Ever wonder, “Why do cats hiccup?
Wondering if that sound your cat just made was a hiccup? Or wondering if cats can even get hiccups?
While we humans do have a way of personifying our pets (was Grumpy Cat really all that grumpy?), this is one case where it checks out. Hiccups aren’t just a human condition. There are many animals that get hiccups, including our feline friends.
So, the short answer to your questions is: Yes, cats can and do get hiccups!
The more interesting answer to this question about cat hiccups is … why? After all, humans tend to get hiccups – and get rid of hiccups – with a fright.
Cat hiccups, which are actually more common in kittens, can be caused by situations like overeating, eating too fast, or dealing with hairballs.
Still, like hiccups in humans, cats can get hiccups at any age. Though they’re not a cause for concern, it’ll certainly put your mind at ease to know a bit more about what causes them.
What Causes Cat Hiccups?
In humans and cats alike, hiccups are caused when our diaphragm contracts involuntarily at the same time as the glottis closes.
Beyond the science, you may wonder what makes this apparently involuntary action occur. How, for example, does overeating or eating too fast, lead to your cat having hiccups?
In this instance, it’s because your hungry little cat has not chewed all of their food well. In that speed – or with that quantity – they have ended up swallowing some extra air alongside it. This leads to the diaphragm’s spasms.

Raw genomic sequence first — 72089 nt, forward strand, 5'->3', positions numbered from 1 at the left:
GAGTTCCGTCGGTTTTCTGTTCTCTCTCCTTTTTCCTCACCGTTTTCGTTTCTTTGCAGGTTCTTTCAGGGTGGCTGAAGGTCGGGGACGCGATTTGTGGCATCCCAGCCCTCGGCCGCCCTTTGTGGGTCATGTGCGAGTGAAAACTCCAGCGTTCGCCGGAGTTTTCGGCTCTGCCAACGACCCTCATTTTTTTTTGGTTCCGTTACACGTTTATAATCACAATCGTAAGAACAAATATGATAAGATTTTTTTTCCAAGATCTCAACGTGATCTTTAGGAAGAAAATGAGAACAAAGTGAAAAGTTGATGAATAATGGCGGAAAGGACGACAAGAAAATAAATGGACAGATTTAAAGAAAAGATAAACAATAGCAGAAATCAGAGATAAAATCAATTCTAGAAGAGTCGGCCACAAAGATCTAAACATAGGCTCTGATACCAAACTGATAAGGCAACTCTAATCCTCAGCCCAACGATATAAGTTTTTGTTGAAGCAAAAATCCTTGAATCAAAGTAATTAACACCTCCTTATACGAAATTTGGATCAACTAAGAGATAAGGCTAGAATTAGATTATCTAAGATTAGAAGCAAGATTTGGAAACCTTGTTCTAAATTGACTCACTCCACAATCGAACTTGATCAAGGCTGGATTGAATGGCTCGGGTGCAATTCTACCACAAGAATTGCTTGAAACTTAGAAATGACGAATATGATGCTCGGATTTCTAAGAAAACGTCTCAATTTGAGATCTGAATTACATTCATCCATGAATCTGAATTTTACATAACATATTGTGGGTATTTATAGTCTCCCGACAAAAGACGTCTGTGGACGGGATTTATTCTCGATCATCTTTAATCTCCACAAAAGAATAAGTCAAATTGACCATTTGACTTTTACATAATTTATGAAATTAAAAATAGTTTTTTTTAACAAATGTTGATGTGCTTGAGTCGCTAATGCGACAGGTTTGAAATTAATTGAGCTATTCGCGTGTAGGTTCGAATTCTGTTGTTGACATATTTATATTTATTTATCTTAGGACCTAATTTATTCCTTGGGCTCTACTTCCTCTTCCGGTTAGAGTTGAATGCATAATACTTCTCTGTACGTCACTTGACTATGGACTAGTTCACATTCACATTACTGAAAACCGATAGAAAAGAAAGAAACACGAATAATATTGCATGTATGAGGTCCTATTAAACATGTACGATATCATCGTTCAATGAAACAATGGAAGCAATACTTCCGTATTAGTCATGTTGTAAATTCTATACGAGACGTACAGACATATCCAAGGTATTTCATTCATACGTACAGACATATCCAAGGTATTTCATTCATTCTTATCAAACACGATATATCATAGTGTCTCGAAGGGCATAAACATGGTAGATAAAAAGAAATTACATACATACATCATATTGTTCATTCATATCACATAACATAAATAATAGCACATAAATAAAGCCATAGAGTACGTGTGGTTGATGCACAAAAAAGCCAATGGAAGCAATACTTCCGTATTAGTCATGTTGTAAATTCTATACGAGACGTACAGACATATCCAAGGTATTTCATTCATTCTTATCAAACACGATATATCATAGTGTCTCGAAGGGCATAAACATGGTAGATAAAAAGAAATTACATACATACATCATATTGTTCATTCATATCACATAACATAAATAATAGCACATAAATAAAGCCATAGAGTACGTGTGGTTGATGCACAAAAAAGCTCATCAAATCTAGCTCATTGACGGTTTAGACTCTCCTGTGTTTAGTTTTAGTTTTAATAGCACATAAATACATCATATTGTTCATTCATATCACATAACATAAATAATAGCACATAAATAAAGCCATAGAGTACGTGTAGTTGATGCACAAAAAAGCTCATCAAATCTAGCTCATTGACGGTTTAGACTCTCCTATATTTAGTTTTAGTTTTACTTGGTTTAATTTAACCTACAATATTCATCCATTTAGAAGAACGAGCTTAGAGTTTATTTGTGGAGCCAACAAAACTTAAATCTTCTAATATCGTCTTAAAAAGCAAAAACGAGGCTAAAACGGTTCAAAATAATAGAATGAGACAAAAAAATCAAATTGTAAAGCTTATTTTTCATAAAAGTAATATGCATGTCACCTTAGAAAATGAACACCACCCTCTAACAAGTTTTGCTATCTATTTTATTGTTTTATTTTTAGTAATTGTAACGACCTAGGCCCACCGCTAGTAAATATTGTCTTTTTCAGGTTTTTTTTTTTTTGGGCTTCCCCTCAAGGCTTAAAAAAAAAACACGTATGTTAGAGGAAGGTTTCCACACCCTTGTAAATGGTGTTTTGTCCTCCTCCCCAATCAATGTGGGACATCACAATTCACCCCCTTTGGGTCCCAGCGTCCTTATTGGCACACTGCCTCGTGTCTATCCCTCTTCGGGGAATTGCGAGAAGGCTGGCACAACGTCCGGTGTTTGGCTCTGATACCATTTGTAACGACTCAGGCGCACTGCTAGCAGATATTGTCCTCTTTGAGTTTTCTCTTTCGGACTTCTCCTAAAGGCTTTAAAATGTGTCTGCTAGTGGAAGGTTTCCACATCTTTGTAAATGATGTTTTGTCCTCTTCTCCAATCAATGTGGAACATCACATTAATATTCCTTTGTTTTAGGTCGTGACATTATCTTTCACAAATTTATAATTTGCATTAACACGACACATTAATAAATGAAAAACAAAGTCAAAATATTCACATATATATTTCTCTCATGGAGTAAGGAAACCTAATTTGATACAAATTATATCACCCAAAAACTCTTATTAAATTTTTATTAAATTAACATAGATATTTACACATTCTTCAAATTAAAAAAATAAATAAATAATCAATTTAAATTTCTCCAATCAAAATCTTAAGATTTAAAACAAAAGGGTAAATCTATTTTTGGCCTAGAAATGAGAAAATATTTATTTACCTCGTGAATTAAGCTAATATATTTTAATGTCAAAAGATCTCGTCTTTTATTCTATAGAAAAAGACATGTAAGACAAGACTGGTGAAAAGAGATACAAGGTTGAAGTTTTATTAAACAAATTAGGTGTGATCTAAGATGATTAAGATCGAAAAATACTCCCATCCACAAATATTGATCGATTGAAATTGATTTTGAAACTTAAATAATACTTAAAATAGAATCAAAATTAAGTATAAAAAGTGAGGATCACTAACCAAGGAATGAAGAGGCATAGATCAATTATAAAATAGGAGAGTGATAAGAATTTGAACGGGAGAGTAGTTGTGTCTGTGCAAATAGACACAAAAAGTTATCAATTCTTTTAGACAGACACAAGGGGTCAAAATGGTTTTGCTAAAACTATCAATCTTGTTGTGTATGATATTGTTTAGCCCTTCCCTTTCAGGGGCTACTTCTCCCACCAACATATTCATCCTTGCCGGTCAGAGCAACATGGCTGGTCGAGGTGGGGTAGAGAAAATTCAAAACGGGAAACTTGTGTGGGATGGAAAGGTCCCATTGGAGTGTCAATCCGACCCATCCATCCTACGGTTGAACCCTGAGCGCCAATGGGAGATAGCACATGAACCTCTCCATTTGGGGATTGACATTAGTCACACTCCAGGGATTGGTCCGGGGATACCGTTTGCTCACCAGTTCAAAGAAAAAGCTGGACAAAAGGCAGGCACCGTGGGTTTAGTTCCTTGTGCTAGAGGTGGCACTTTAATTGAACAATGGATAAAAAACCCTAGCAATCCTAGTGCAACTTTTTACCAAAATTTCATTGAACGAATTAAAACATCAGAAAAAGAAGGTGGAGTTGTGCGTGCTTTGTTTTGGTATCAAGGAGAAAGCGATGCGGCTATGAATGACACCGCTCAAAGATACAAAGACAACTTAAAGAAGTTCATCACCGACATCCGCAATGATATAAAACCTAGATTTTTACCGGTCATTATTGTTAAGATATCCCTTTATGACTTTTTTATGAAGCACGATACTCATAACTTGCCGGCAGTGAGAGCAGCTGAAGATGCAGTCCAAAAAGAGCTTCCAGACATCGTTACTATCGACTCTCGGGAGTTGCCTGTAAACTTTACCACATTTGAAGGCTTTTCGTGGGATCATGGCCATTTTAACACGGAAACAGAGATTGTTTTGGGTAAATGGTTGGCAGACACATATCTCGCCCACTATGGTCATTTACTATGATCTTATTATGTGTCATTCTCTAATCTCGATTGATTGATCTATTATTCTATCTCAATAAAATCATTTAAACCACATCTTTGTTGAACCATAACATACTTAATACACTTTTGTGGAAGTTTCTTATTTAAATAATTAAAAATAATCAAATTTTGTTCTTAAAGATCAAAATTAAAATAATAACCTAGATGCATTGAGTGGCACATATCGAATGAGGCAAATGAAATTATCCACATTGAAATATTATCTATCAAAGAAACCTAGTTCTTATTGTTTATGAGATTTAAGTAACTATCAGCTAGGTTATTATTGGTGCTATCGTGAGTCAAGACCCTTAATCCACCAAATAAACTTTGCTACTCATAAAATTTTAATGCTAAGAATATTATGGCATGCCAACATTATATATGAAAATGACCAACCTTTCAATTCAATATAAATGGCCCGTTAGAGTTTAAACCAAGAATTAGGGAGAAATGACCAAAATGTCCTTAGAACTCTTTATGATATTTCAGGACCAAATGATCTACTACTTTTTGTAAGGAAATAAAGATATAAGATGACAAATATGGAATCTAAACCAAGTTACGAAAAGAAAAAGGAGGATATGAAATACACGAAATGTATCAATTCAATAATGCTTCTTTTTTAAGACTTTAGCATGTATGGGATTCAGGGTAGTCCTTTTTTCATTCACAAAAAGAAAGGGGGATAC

Beyond a voracious appetite, another reason cats develop hiccups is hairballs. Fortunately less common in humans, hairballs happen as your cat tries to break free and dislodge fur that’s been caught in the throat. In that process, the irritation can cause hiccups to happen.
While hiccups can cause a light-hearted moment, there are a few cases where hiccups should be taken more seriously. If this hiccuping continues for a longer stretch of time, and especially if you have an older cat, the hiccups could be a sign of something more serious. These problems can include asthma, a tumor, or heart disease, or even parasites or food allergies.
So, How Long Should Cat Hiccups Normally Last For?
As a rule of thumb, if your cat has had hiccups for a day or less, they’re probably fine and you can trust the cat hiccups will go away on their own. In these instances, it’s likely connected to eating too fast – or too much.
If it goes past a day or two and the noises are still happening, contact your veterinarian.
How To Cure Cat Hiccups
(And no, we don’t think scaring your cat is a good idea.)
The best treatment to help your cat with their hiccups is just to give them some down time. Especially if you’re sure it’s food or water-related, just make sure they’ve got food and water available and let them be for a while. Try not to overstimulate or start up play time.
If this hiccups problem keeps occurring because of overeating, you can try to feed your cat smaller portions throughout the day. Also, you can make the food bowl slightly more difficult to access so your cat has to eat more slowly, or by placing a larger toy in the food bowl that they have to eat around.
If these hiccups tend to come about because of hairballs, a switch in the diet could help. This is also a good point to check in with your veterinarian to make sure a dietary change is okay.
Are Cat Hiccups Worth Worrying About?
Cat hiccups that go on for more than a day or a few days could be a sign of a more serious problem.
If your cat does develop long-lasting or regularly occurring hiccups, then it’s a good time to check in with your veterinarian to see what types of changes you can do to help them feel better.